For validation, we applied Polysolver to WES data from an independent set of 253 HapMap samples with known HLA genotypes (Supplementary Tables 3 and 4). We observed that Polysolver achieved an overall mean sensitivity of 97% (83% of samples had all allele species correctly identified), overall mean precision of 98.8% (93.6% samples had no incorrectly identified allele species), mean overall accuracy of 97% (83% samples had all alleles correctly called) and a 100% homozygosity success rate (83 of 83 homozygous cases correctly identified) in HLA typing at the protein coding level. Compared to other recently reported algorithms for inference of HLA type directly from WES data, Polysolver outperformed four of five other tools and performed comparably to the recently described OptiType tool20 (Fig. 1b, Supplementary Table 4 and Supplementary Note 3). To accommodate future use of Polysolver for samples from individuals of unknown ethnic origin, we developed a principal components (PC)-based method for exome-based ethnicity inference (Online Methods and Supplementary Fig. 3), which can be used before analysis by Polysolver to ensure maximal typing accuracy.
Detection of somatic mutations within the HLA region
A standard approach for detection of somatic mutations is to first align both tumor and normal reads to the reference genome and then scan the genome and identify mutational events observed in the tumor but not in the matched normal (e.g., as implemented in MuTect21). We reasoned that the accurate detection of individual native HLA type using germline data by Polysolver could substantially improve alignment of reads (in both tumor and normal samples) and hence improve the sensitivity and specificity of somatic mutation calling within the HLA region (Fig. 2a). In this setting, the inferred allele species for each HLA gene would serve as patient-specific reference 'chromosomes' against which preselected HLA reads from the tumor and germline samples are aligned separately, followed by standard mutation calling. We therefore built an analysis pipeline to call somatic mutations in the HLA genes that includes the following steps: (i) ethnicity detection using the normal sample; (ii) inference of HLA type by applying Polysolver on the normal sample (although other highly accurate HLA typing tools could also be used); (iii) re-alignment of the HLA reads in both tumor and normal samples to the inferred HLA alleles while filtering out likely erroneous alignments (Online Methods); (iv) application of standard tools to detect somatic mutations (MuTect21 and Strelka22) by comparing the re-aligned tumor and normal HLA reads.
To test this approach, we initially assembled a data set of 2,545 cases of matched tumor and germline DNA spanning 12 tumor types—10 from The Cancer Genome Atlas project (TCGA), and 2 separate genomic studies focusing on CLL and melanoma. Fifty-nine HLA gene somatic mutations were previously detected using standard methods (Supplementary Note 4) and reported as part of a pan-cancer analysis effort23 (Online Methods)17, 24. On reanalysis of these cases with our Polysolver-based mutation detection pipeline, we detected 36 of 59 (61%) previously reported HLA mutations, as well as 37 novel somatic HLA mutations; in total, we detected 73 mutations in 64 of 2,545 cases (Fig. 2b,c and Supplementary Tables 5–7). Manual review of all HLA mutation events using IGV25 suggested that 9 of 23 mutations identified exclusively by TCGA were true events, of which 6 were just below the detection limit of our pipeline and were identified once we slightly relaxed the read-filtering criteria used before mutation calling (Supplementary Table 8 and Supplementary Note 5).
When available, we examined matched RNA-sequencing data and sought orthogonal evidence of expression of the somatically mutated HLA allele that was detected by WES (indel calls were excluded from this analysis owing to low reliability of indel alignment and detection by RNA-seq26). A mutation was considered validated if there were at least two alternate allele-bearing reads in the RNA-seq data for well-powered sites (Online Methods). In total, we could evaluate RNA-seq data for 49 of 96 mutations, including 10 that were exclusively reported by TCGA, 17 detected only by our pipeline and 22 that were detected by both. We observed a high rate of RNA-seq-based validation of missense, nonsense and splice-site mutations in the set of 22 mutations found in common (8 of 8, 8 of 11, and 2 of 3 events, respectively; Fig. 2d and Supplementary Table 9). We likewise observed high rates of validation for events identified exclusively by the Polysolver-based mutation detection pipeline (7 of 9, 5 of 6, and 2 of 2 events, respectively). By contrast, only 2 of 10 mutations uniquely identified by TCGA were validated using RNA-seq.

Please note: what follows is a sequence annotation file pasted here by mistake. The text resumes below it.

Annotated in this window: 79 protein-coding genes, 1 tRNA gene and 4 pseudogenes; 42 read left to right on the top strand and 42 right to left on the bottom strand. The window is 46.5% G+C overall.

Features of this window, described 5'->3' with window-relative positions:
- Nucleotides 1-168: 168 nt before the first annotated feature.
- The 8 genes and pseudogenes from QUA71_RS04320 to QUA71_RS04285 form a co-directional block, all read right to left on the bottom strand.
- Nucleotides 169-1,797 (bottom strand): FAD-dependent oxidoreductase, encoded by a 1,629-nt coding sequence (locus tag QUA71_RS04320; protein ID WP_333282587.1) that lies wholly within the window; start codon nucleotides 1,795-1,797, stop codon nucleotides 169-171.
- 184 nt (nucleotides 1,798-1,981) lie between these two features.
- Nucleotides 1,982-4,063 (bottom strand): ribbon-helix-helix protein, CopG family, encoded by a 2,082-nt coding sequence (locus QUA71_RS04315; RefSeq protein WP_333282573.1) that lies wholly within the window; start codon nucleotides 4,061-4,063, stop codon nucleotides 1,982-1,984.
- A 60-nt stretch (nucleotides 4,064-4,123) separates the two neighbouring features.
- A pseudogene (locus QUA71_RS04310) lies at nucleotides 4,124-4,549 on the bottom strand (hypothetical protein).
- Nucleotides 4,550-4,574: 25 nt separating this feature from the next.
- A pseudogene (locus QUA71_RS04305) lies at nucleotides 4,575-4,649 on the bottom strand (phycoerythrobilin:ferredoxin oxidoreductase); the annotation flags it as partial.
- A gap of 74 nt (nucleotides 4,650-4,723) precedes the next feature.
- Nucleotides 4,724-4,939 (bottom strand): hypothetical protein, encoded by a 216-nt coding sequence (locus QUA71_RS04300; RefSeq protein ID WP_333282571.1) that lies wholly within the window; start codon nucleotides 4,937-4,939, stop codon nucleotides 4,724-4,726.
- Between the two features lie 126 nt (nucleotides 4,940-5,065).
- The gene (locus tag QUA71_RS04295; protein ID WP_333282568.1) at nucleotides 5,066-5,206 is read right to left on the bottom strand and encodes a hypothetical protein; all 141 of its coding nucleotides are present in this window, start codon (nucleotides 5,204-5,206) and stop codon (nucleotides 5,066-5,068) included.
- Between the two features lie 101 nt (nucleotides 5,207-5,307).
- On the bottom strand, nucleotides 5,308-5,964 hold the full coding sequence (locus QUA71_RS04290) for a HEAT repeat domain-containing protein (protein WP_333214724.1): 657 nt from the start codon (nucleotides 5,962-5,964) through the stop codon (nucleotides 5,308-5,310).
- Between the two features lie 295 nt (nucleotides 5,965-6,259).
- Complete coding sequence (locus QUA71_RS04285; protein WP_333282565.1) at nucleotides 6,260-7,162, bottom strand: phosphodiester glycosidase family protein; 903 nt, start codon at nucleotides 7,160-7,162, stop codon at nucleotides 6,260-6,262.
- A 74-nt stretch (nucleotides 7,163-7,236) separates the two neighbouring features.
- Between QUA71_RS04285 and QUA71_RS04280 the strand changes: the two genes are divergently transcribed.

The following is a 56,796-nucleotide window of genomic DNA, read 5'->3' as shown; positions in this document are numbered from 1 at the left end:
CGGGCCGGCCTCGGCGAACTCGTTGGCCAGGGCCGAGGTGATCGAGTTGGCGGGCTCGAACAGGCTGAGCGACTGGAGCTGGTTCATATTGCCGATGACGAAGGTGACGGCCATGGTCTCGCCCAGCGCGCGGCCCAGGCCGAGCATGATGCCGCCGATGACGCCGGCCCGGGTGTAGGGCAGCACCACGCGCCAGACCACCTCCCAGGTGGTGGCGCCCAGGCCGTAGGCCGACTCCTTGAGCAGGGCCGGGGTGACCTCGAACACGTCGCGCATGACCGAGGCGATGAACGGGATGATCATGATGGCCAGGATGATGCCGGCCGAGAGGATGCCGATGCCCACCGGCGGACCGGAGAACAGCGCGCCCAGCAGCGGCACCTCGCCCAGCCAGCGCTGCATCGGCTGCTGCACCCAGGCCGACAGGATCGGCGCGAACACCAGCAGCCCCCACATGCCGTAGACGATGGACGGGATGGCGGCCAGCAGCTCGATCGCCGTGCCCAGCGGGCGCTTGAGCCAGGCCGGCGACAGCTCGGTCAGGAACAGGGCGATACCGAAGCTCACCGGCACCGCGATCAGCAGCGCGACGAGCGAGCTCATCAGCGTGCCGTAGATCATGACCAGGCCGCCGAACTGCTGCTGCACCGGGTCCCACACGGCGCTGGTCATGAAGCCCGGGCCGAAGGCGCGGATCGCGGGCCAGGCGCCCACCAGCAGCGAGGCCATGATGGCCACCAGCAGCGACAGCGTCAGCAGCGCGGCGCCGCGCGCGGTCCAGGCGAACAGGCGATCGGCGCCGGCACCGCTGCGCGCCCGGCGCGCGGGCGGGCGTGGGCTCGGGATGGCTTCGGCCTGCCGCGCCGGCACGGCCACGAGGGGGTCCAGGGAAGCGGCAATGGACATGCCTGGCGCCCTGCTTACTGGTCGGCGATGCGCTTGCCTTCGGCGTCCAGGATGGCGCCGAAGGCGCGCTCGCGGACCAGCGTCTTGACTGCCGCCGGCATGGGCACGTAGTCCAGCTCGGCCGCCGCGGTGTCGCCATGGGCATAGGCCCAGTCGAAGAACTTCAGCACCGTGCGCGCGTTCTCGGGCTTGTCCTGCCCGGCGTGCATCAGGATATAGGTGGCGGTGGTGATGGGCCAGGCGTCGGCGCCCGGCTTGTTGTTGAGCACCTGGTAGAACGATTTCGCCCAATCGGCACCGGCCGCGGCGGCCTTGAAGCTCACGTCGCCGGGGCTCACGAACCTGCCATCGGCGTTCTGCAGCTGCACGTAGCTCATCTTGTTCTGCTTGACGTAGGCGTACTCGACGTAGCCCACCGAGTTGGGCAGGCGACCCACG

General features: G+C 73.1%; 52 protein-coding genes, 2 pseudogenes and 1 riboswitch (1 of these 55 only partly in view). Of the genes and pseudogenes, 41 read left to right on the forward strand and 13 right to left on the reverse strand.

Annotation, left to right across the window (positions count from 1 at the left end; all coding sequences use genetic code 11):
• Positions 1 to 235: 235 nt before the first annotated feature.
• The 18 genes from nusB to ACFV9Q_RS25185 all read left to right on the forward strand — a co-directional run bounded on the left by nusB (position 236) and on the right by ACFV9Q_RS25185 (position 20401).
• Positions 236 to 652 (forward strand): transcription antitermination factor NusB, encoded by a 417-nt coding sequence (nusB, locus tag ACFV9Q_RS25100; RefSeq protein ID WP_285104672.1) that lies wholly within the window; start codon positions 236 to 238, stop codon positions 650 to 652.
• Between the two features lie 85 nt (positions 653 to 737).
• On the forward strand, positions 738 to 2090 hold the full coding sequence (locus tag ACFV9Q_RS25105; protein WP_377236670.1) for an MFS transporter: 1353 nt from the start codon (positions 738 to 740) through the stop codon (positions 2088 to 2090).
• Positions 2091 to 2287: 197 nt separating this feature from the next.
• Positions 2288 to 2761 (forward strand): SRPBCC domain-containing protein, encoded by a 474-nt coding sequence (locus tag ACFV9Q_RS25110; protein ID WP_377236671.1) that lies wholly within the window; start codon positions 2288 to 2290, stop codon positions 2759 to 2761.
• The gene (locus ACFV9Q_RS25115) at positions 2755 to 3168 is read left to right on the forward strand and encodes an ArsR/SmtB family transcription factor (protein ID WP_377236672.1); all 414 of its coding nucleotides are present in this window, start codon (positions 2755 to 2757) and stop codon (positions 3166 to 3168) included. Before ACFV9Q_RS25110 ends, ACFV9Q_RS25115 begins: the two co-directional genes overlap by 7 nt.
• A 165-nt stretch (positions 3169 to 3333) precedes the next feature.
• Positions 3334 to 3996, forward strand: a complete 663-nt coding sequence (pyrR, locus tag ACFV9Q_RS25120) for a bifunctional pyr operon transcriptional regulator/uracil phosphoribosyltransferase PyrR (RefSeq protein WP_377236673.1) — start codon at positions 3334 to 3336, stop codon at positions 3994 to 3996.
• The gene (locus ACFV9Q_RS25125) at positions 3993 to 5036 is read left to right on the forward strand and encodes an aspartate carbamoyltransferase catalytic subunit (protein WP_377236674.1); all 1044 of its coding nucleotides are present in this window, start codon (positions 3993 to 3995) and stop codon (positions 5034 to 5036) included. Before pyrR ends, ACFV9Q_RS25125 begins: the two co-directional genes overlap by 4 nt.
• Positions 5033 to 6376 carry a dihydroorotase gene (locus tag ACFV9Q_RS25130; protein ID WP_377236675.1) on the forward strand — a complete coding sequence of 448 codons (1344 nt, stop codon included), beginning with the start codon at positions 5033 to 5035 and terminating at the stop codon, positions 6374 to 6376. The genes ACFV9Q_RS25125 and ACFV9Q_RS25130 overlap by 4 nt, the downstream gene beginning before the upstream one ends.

We further performed experimental validation of inferred mutation calls through direct targeted sequencing of HLA-A and HLA-B alleles of 18 TCGA samples identified as bearing HLA mutations for which DNA material was available (Online Methods)27. Six of these 18 samples did not have adequate coverage at the site of mutation and were removed from the analysis owing to lack of sufficient power for mutation detection (Online Methods). Of the remaining 12 mutations, this analysis confirmed all 11 of 11 HLA mutations that were inferred by the Polysolver-based mutation detection pipeline (5 identified by TCGA also; 6 identified exclusively by Polysolver), whereas the sole mutation identified exclusively by TCGA was not validated (Fig. 2d and Supplementary Table 10). Altogether, these results demonstrate that the Polysolver-based approach is both a sensitive and specific somatic mutation–detection strategy within the highly polymorphic HLA loci.
Patterns of somatic HLA mutation across tumor types
We extended our analysis of Polysolver-based mutation detection to a total of 7,930 TCGA tumor-normal pairs (including the original collection of 2,545 and 5,385 additional cases). In total, we detected 298 somatic HLA mutations in 266 of 7,930 (3.3%) individuals (Supplementary Tables 11 and 12). The median allele fraction across somatic changes was 33% (interquartile range: 16–58%), suggesting that most of these mutations are heterozygous (Supplementary Fig. 4a).